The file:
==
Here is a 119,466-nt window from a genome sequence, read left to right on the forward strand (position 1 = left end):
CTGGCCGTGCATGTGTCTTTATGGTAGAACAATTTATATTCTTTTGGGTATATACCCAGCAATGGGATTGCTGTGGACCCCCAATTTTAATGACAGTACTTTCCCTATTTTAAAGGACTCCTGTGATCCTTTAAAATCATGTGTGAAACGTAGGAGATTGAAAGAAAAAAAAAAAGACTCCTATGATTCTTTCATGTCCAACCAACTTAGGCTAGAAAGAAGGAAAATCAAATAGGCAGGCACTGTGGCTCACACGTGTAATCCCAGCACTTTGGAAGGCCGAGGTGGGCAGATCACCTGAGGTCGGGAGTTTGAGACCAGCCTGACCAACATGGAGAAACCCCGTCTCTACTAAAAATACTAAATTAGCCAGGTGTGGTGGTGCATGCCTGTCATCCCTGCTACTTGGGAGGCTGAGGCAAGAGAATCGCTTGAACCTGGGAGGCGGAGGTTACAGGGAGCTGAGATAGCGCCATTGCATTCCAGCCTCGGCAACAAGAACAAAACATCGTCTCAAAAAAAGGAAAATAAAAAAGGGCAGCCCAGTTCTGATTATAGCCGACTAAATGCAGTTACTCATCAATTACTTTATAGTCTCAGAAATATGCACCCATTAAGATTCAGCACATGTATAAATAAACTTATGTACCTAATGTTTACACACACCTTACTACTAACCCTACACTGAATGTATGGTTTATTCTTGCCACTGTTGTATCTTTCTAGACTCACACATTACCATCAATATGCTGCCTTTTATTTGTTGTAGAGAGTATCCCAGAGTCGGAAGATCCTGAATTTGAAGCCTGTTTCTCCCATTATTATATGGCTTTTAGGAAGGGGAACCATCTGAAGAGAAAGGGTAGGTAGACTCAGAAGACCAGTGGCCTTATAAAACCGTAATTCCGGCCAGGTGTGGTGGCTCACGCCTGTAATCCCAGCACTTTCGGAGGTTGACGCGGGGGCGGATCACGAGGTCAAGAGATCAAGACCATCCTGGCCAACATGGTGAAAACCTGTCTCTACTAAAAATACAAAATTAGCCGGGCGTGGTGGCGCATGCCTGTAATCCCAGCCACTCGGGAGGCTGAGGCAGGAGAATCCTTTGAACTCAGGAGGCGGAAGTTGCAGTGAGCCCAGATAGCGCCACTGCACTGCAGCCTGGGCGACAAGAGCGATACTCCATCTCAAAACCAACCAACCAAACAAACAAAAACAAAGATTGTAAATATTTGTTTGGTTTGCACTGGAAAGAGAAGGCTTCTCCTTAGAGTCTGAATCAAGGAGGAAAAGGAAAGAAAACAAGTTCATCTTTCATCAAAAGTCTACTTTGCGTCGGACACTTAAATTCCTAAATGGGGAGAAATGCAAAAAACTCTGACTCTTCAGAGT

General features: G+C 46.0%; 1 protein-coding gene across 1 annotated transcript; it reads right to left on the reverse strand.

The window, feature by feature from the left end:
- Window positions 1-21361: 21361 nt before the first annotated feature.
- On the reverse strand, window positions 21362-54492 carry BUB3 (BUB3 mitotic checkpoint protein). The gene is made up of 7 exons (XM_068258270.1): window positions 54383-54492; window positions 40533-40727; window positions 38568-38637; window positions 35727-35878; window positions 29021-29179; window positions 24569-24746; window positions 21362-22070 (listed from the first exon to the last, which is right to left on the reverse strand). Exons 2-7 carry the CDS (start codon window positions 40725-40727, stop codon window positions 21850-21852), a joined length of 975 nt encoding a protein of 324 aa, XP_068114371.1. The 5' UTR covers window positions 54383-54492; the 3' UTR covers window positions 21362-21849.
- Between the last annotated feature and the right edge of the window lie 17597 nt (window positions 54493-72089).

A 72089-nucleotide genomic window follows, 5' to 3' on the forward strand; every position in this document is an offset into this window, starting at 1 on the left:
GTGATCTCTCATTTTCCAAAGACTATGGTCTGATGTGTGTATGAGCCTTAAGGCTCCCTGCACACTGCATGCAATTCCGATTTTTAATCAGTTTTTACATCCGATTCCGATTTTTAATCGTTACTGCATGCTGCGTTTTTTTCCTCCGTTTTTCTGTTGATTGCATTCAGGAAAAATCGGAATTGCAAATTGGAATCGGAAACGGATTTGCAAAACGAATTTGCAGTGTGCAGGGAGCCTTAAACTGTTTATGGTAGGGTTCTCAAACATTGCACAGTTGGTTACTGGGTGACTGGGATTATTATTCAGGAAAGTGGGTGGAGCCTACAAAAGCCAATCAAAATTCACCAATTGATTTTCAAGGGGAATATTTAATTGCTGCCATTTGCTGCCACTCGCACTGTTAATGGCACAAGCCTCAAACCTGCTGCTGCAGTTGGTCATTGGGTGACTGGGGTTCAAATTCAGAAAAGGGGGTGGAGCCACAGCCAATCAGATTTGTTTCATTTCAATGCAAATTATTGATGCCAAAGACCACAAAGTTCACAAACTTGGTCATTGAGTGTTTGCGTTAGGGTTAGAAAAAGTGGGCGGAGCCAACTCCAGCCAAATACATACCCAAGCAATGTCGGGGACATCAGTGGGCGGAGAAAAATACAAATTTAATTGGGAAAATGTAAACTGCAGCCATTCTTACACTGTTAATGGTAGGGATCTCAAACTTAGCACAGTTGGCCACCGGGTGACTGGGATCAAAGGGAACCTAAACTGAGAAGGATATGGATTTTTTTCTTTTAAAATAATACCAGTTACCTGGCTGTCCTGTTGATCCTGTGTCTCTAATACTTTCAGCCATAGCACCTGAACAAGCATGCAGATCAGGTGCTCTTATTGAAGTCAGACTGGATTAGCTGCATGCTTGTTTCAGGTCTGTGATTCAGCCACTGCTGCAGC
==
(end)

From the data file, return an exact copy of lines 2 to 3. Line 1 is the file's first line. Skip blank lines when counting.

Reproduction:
CTGGCCGTGCATGTGTCTTTATGGTAGAACAATTTATATTCTTTTGGGTATATACCCAGCAATGGGATTGCTGTGGACCCCCAATTTTAATGACAGTACTTTCCCTATTTTAAAGGACTCCTGTGATCCTTTAAAATCATGTGTGAAACGTAGGAGATTGAAAGAAAAAAAAAAAGACTCCTATGATTCTTTCATGTCCAACCAACTTAGGCTAGAAAGAAGGAAAATCAAATAGGCAGGCACTGTGGCTCACACGTGTAATCCCAGCACTTTGGAAGGCCGAGGTGGGCAGATCACCTGAGGTCGGGAGTTTGAGACCAGCCTGACCAACATGGAGAAACCCCGTCTCTACTAAAAATACTAAATTAGCCAGGTGTGGTGGTGCATGCCTGTCATCCCTGCTACTTGGGAGGCTGAGGCAAGAGAATCGCTTGAACCTGGGAGGCGGAGGTTACAGGGAGCTGAGATAGCGCCATTGCATTCCAGCCTCGGCAACAAGAACAAAACATCGTCTCAAAAAAAGGAAAATAAAAAAGGGCAGCCCAGTTCTGATTATAGCCGACTAAATGCAGTTACTCATCAATTACTTTATAGTCTCAGAAATATGCACCCATTAAGATTCAGCACATGTATAAATAAACTTATGTACCTAATGTTTACACACACCTTACTACTAACCCTACACTGAATGTATGGTTTATTCTTGCCACTGTTGTATCTTTCTAGACTCACACATTACCATCAATATGCTGCCTTTTATTTGTTGTAGAGAGTATCCCAGAGTCGGAAGATCCTGAATTTGAAGCCTGTTTCTCCCATTATTATATGGCTTTTAGGAAGGGGAACCATCTGAAGAGAAAGGGTAGGTAGACTCAGAAGACCAGTGGCCTTATAAAACCGTAATTCCGGCCAGGTGTGGTGGCTCACGCCTGTAATCCCAGCACTTTCGGAGGTTGACGCGGGGGCGGATCACGAGGTCAAGAGATCAAGACCATCCTGGCCAACATGGTGAAAACCTGTCTCTACTAAAAATACAAAATTAGCCGGGCGTGGTGGCGCATGCCTGTAATCCCAGCCACTCGGGAGGCTGAGGCAGGAGAATCCTTTGAACTCAGGAGGCGGAAGTTGCAGTGAGCCCAGATAGCGCCACTGCACTGCAGCCTGGGCGACAAGAGCGATACTCCATCTCAAAACCAACCAACCAAACAAACAAAAACAAAGATTGTAAATATTTGTTTGGTTTGCACTGGAAAGAGAAGGCTTCTCCTTAGAGTCTGAATCAAGGAGGAAAAGGAAAGAAAACAAGTTCATCTTTCATCAAAAGTCTACTTTGCGTCGGACACTTAAATTCCTAAATGGGGAGAAATGCAAAAAACTCTGACTCTTCAGAGT

General features: G+C 46.0%; 1 protein-coding gene across 1 annotated transcript; it reads right to left on the reverse strand.